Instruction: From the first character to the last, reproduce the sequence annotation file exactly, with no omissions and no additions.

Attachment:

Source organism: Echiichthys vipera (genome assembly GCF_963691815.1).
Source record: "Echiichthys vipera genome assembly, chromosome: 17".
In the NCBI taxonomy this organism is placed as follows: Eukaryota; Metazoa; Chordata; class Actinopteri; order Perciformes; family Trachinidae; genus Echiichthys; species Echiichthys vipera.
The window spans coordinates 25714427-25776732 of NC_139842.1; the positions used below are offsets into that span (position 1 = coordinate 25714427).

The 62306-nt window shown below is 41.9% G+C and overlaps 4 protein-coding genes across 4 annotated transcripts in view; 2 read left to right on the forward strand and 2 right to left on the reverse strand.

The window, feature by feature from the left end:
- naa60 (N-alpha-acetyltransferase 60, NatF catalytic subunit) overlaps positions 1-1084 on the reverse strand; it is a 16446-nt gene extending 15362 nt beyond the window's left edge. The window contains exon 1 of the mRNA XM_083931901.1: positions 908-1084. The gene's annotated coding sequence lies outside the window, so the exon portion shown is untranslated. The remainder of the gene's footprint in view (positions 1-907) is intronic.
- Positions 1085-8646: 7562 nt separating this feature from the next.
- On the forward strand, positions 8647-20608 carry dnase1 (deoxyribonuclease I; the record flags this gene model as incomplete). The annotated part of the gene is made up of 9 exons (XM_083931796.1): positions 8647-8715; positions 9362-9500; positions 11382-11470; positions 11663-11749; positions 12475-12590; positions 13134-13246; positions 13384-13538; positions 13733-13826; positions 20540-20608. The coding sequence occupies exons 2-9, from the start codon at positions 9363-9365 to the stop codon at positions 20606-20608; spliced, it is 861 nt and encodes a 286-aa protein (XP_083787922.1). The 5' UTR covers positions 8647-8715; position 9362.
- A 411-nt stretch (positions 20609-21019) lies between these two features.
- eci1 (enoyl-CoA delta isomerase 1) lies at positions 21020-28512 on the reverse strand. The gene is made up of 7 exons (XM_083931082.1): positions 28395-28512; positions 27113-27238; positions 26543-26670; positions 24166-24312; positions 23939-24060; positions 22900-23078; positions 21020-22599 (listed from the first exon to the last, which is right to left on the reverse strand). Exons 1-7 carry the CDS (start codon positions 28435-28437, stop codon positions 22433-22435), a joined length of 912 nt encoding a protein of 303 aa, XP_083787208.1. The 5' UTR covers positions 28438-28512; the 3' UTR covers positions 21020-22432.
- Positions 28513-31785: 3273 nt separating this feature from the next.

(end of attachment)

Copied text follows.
Source organism: Echiichthys vipera (genome assembly GCF_963691815.1).
Source record: "Echiichthys vipera genome assembly, chromosome: 17".
In the NCBI taxonomy this organism is placed as follows: Eukaryota; Metazoa; Chordata; class Actinopteri; order Perciformes; family Trachinidae; genus Echiichthys; species Echiichthys vipera.
The window spans coordinates 25714427-25776732 of NC_139842.1; the positions used below are offsets into that span (position 1 = coordinate 25714427).

The 62306-nt window shown below is 41.9% G+C and overlaps 4 protein-coding genes across 4 annotated transcripts in view; 2 read left to right on the forward strand and 2 right to left on the reverse strand.

The window, feature by feature from the left end:
- naa60 (N-alpha-acetyltransferase 60, NatF catalytic subunit) overlaps positions 1-1084 on the reverse strand; it is a 16446-nt gene extending 15362 nt beyond the window's left edge. The window contains exon 1 of the mRNA XM_083931901.1: positions 908-1084. The gene's annotated coding sequence lies outside the window, so the exon portion shown is untranslated. The remainder of the gene's footprint in view (positions 1-907) is intronic.
- Positions 1085-8646: 7562 nt separating this feature from the next.
- On the forward strand, positions 8647-20608 carry dnase1 (deoxyribonuclease I; the record flags this gene model as incomplete). The annotated part of the gene is made up of 9 exons (XM_083931796.1): positions 8647-8715; positions 9362-9500; positions 11382-11470; positions 11663-11749; positions 12475-12590; positions 13134-13246; positions 13384-13538; positions 13733-13826; positions 20540-20608. The coding sequence occupies exons 2-9, from the start codon at positions 9363-9365 to the stop codon at positions 20606-20608; spliced, it is 861 nt and encodes a 286-aa protein (XP_083787922.1). The 5' UTR covers positions 8647-8715; position 9362.
- A 411-nt stretch (positions 20609-21019) lies between these two features.
- eci1 (enoyl-CoA delta isomerase 1) lies at positions 21020-28512 on the reverse strand. The gene is made up of 7 exons (XM_083931082.1): positions 28395-28512; positions 27113-27238; positions 26543-26670; positions 24166-24312; positions 23939-24060; positions 22900-23078; positions 21020-22599 (listed from the first exon to the last, which is right to left on the reverse strand). Exons 1-7 carry the CDS (start codon positions 28435-28437, stop codon positions 22433-22435), a joined length of 912 nt encoding a protein of 303 aa, XP_083787208.1. The 5' UTR covers positions 28438-28512; the 3' UTR covers positions 21020-22432.
- Positions 28513-31785: 3273 nt separating this feature from the next.